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Eliza Frances Andrews, The war-time journal of a Georgia girl, 1864-1865 2 0 Browse Search
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Wendell Phillips, Theodore C. Pease, Speeches, Lectures and Letters of Wendell Phillips: Volume 1, chapter 26 (search)
weak races of Mexico and the Southwest, and then, perhaps, I can draw to my side the Northwest, with its interests as an agricultural population, naturally allied to me, and not to the Northeast, with its tariff set of States. And he thinks thus, a strong, quiet slaveholding empire, he will bar New England and New York out in the cold, and will have comparative peace. But if he bar New England out in the cold, what then? She is still there. [Laughter.] And give it only the fulcrum of Plymouth Rock, an idea will upheave the continent. Now, Davis knows that better than we do,--a great deal better. His plan, therefore, is to mould an empire so strong, so broad, that it can control New England and New York. He is not only to found a slaveholding despotism, but he is to make it so strong that, by traitors among us, and hemming us in by power, he is to cripple, confine, break down, the free discussion of these Northern States. Unless he does that he is not safe. He knows it. Now I
Wendell Phillips, Theodore C. Pease, Speeches, Lectures and Letters of Wendell Phillips: Volume 2, The Maine liquor law (1865) or, the laws of the Commonwealth-shall they be enforced? (search)
1863, that he thought it would be a good thing to have a license system. Well, our argument is, Gentlemen, we tried it for two hundred years, and it failed. Do let us try this fifty years. Is that an unfair demand? From the method in which gentlemen address us, one would suppose that there never was a State that tried licensing; that it was a new thought, just struck out from some happy intellect, elevated by a glass of champagne [laughter and applause]; whereas license is as old as Plymouth Rock. The Commonwealth began with it, and they came up to the year 1855; and every philanthropist, every lover of his country and his city, was pale and aghast at the gigantic strides which this vice was making,--at the tremendous yawning gulf in which all public virtue seemed about to be swallowed up. Pulpit, forum, legislatures counting-house,--every walk of life, public and private, was rotten to the very core. Now, therefore, what we have gained is a law reiterated. We have got the co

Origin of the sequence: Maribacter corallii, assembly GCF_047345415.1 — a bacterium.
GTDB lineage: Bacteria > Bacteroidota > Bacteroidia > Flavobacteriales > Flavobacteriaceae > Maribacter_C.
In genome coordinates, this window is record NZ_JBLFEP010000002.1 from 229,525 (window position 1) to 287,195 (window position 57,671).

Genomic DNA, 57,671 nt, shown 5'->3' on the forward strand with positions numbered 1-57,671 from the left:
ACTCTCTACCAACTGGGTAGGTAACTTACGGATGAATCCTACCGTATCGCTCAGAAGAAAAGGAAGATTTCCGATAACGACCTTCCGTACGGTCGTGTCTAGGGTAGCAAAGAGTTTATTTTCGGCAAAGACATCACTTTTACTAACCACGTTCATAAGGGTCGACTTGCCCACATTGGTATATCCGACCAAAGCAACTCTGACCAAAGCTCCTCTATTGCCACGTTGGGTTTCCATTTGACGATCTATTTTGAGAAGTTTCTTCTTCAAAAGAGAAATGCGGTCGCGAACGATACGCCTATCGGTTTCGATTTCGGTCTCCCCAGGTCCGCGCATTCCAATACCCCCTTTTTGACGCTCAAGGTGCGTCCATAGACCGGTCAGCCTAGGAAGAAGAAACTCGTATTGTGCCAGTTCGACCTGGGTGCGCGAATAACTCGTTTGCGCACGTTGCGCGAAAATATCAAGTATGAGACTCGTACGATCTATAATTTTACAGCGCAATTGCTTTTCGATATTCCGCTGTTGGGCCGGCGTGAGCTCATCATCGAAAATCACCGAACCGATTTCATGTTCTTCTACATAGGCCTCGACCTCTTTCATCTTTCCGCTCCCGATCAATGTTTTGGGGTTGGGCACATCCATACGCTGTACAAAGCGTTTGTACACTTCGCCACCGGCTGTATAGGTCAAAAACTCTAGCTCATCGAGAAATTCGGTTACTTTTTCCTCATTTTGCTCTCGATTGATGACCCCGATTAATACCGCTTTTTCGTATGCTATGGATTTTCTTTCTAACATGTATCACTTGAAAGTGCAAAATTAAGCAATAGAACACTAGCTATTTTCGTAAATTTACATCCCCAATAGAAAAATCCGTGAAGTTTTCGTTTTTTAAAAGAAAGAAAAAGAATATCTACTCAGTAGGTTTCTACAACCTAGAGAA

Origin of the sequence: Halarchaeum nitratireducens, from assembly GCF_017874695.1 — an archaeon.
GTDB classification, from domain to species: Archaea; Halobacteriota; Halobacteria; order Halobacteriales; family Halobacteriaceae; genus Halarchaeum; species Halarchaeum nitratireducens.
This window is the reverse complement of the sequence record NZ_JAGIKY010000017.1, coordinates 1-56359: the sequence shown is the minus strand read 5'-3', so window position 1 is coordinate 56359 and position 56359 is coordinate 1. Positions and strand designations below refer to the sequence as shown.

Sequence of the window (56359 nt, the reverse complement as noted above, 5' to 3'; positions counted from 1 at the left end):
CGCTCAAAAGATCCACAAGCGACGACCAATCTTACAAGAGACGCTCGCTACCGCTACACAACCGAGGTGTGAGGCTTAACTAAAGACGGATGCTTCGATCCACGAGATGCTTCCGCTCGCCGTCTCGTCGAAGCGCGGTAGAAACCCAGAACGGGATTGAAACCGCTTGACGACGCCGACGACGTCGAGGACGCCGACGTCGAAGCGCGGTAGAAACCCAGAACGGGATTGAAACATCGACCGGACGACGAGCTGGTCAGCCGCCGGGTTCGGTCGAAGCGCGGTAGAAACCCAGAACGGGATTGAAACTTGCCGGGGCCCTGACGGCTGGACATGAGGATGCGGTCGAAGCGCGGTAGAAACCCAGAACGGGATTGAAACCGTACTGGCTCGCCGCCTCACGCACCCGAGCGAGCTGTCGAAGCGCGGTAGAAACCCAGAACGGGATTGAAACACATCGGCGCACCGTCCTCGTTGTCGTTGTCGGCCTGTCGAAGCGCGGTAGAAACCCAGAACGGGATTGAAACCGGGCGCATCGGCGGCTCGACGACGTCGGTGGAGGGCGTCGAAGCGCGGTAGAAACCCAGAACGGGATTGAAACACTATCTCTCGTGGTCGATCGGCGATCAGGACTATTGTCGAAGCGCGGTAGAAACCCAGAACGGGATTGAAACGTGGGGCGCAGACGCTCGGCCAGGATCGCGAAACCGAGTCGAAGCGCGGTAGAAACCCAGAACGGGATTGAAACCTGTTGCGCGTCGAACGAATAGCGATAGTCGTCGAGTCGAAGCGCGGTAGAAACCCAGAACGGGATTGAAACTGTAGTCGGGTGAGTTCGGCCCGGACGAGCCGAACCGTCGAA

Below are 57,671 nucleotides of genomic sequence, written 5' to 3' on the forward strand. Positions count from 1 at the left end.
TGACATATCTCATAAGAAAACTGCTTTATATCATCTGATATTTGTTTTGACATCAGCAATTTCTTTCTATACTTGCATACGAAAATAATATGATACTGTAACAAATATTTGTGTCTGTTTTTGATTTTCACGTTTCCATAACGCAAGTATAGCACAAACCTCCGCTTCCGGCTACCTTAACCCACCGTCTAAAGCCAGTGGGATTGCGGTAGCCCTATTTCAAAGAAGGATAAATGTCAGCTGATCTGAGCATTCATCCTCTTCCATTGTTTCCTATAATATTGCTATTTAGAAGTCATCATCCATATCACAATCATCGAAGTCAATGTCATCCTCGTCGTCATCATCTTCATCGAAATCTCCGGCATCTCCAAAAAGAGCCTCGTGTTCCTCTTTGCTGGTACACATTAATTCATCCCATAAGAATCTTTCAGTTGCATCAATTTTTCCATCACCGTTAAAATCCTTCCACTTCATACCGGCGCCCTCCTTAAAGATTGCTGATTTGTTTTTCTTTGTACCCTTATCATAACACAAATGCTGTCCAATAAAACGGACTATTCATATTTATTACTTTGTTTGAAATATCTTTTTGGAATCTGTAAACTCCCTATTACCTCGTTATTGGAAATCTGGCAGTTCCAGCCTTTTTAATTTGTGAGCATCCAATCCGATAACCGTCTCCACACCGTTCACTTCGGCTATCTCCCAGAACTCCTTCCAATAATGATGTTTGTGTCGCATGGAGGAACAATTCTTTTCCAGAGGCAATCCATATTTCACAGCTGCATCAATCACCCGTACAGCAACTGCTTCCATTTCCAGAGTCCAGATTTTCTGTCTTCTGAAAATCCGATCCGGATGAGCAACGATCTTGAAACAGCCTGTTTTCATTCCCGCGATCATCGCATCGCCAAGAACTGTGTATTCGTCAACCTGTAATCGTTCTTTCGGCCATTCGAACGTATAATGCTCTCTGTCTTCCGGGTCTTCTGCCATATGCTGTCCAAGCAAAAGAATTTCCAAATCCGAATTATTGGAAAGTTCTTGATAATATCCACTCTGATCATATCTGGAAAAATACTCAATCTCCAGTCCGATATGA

James Parton, Horace Greeley, T. W. Higginson, J. S. C. Abbott, E. M. Hoppin, William Winter, Theodore Tilton, Fanny Fern, Grace Greenwood, Mrs. E. C. Stanton, Women of the age; being natives of the lives and deeds of the most prominent women of the present gentlemen, Alice and Phebe Cary. (search)
nverified, nor does it matter. From Walter Cary — a French Huguenot, compelled to flee his country, upon the revocation by Louis XIV. of the great Henry's Edict of Nantes,and who, with his wife and son, settled in England, where his son, likewise named Walter, was educated at Cambridge — the descent of the Ohio Carys is unquestioned. The younger Walter migrated to America, very soon after the landing of the Mayflower pilgrims, and settled at Bridgewater, Mass., only sixteen miles from Plymouth Rock, where he opened a grammar school, claimed to have been the earliest in America. Walter was duly blest with seven sons, whereof John settled in Windham, Connecticut; and of his five sons, the youngest, Samuel, was great-grandfather to the Alice and Phebe Cary of our day. Samuel, educated at Yale, becoming a physician, settled and practised at Lyme, where was born, in 1763, his son Christopher, who, at eighteen years of age, entered the armies of the Revolution. Peace was soon achiev
Edward L. Pierce, Memoir and letters of Charles Sumner: volume 1, Chapter 4: College Life.—September, 1826, to September, 1830.—age, 15-19. (search)